User:Closeapple/info/Comparison of ZIP file archiver support

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Archivers in the chart are chosen primarily by how widespread they have been; the chart can be used to get an idea of what features of ZIP files can be expected to be generally available. It is not intended to be a "me-too" list for every archiver available.

Version notes[edit]

  • 7-Zip:
    • As of 12 November 2010, 4.65 was current stable, and 7-Zip 4.61 was the last version to introduce new ZIP compression support (LZMA). 9.19 was current beta, and 9.11 was the last version to introduce new ZIP compression support (PPMd).[1]
  • Info-ZIP:
    • Info-ZIP's Zip 1.1 was the last version to support creating Shrinking and Imploding, and is probably therefore the last easily-available program to do so.
    • As of 2009, Info-ZIP's Zip 2.32 and UnZip 5.52 were the most widespread versions on most Linux distributions. Zip 2.32's man page explicitly says it supports only store (method 0) and deflate (method 8). Some binary distributions of UnZip 5.52 have USE_UNSHRINK (method 1) and USE_DEFLATE64 (method 9).
    • Info-Zip's Zip 3.0 and UnZip 6.0 are the newest, but not as widespread yet. Both Zip 3.0 and UnZip 6.0 mention bzip2 (method 12) support in their new features lists.
  • PKZIP:
    • 2.04g was the classic version used in DOS for years, and is the reason for method 8 becoming the practical baseline standard for ZIP support.
    • 2.50 was the last version for MS-DOS.
    • SecureZIP is a brand name for new versions of PKZIP.
  • Windows Explorer:
  • WinZip is the software that first introduced compression methods 96 (12.0), 97 (11.0), and 98. As of 28 October 2009, the latest WinZip is 14.0 and the latest with new compression methods is 12.0 with LZMA[8] and Compressed JPEG.[9] 12.1 introduced the extension .zipx for ZIP files with nontraditional compression.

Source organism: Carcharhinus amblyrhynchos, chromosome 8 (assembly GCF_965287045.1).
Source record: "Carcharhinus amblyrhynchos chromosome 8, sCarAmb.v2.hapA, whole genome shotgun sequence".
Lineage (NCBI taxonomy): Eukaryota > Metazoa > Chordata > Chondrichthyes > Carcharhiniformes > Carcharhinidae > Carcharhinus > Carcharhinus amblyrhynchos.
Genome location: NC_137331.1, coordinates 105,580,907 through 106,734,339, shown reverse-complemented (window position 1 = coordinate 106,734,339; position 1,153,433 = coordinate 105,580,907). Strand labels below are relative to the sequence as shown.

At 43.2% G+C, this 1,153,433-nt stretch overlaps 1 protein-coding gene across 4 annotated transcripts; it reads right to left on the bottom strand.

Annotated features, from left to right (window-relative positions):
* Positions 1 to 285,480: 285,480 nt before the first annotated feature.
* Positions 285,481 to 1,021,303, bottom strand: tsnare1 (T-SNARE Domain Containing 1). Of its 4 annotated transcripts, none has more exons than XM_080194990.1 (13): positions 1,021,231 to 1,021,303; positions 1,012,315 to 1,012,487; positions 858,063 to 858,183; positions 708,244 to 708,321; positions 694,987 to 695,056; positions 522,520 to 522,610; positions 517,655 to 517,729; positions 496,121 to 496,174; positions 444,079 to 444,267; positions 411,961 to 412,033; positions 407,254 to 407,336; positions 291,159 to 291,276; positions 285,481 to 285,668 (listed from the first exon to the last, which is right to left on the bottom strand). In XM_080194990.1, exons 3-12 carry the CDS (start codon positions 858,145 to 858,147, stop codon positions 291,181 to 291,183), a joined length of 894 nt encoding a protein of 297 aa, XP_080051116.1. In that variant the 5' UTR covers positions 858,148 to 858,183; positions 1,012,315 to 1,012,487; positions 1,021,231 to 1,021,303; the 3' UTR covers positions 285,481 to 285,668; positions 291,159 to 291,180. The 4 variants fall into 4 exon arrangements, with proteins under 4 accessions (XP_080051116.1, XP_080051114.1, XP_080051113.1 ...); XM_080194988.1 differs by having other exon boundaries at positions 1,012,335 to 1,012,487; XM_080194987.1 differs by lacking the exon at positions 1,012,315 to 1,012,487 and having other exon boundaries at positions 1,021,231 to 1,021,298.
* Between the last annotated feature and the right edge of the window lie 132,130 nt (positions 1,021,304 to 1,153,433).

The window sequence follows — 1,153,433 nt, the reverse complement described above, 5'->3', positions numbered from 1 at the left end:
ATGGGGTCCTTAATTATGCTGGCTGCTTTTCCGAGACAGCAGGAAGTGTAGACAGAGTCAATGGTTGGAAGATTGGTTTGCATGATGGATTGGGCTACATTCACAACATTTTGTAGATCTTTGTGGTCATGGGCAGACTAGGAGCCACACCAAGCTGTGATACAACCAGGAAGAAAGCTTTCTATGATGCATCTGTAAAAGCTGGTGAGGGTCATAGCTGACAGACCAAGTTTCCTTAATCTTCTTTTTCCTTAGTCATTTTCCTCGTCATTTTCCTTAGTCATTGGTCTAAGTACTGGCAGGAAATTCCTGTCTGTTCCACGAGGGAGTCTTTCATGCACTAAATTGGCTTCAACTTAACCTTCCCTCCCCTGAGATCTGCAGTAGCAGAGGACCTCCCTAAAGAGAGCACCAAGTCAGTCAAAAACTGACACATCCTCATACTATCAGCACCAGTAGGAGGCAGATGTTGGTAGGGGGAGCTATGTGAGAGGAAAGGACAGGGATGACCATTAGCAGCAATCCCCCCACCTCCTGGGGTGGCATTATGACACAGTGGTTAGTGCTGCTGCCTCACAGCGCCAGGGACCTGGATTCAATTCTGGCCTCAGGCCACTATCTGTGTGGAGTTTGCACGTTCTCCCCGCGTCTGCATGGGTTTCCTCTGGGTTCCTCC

Compression methods[edit]

  • The most important methods for widespread support are 8 then 0. As of 2009, far third might be 9.
  • Method 0 (Store) is no compression, and is not listed in the chart.
  • Methods 2–5 (Reduce) were probably only files created in 1989 by PKZIP prior to 1.01. Wikipedia PKZIP article implies that Reduce became decompress-only in PKZIP 1.01.[citation needed] Info-ZIP FTP site file claims: unreduce algorithm used in some early beta versions of PKZIP 2.0 and described in PKWARE's appnote.txt ... was never used in the "real" world[10]
  • Method 8 (DEFLATE) is the compression method used by every ZIP archiver since 1993; support for this method is, as a practical matter, mandatory for compatibility with other ZIP archivers and the majority of ZIP files publicly available.
  • Method 10 (DCL Imploding) is sometimes referred to as "old IBM TERSE" in documentation, in contrast to method 18.
  • Method 12 (bzip2) was introducted with PKZIP and SecureZIP 6.0.[11]
  • Method 18 (IBM TERSE) is sometimes referred to as "new IBM TERSE" in documentation, to distinguish from method 10.
  • Method 96 (Compressed JPEG) is a recompression method first introducted in WinZip 12.
  • Method 98 (PPMd Version I revision 1) is not supported as a writable format in ZIP by 7-Zip 4.65 despite PPMd being supported in 7-Zip's native 7z format. It is supported from 9.11 on.

Older software versions in this table are those historically significant to the coverage of ZIP support, and/or were the last of their kind to support one of the old Implode or Reduce methods.

ZIP compression method support
Program Shrink
(1)
Reduce
(2–5)
Impl.
(6)
Token
(7)
Deflate
(8)
Def64
(9)
DCL
(10)
bzip2
(12)
LZMA
(14)
TERSE
(18)
LZ77
(19)
CJPEG
(96)
Wav­Pack
(97)
PPMd
(98)
7-Zip 4.61 Read ? ? ? Yes Yes ? Yes Yes ? ? ? ? ?
7-Zip 9.07 Read ? Read ? Yes Yes ? Yes Yes ? ? ? ? No
7-Zip 9.11 Read No Read ? Yes Yes ? Yes Yes ? ? ? ? Yes
Info-UnZip 5.52u Read Non-free Patch[10] Read No Read Read No No No No No No No No
Info-UnZip 6.0u Read Non-free Patch[10] Read No Read Read No Read No No No No No No
Info-Zip 1.1az Write No Write No No No No No No No No No No No
Info-Zip 2.32z No No No No Write No No No No No No No No No
Info-Zip 3.0z No No No No Write No No Write No No No No No No
PKZIP 0.92a Yes Yes No No No No No No No No No No No No
PKZIP 1.1a Yes Read Yes No No No No No No No No No No No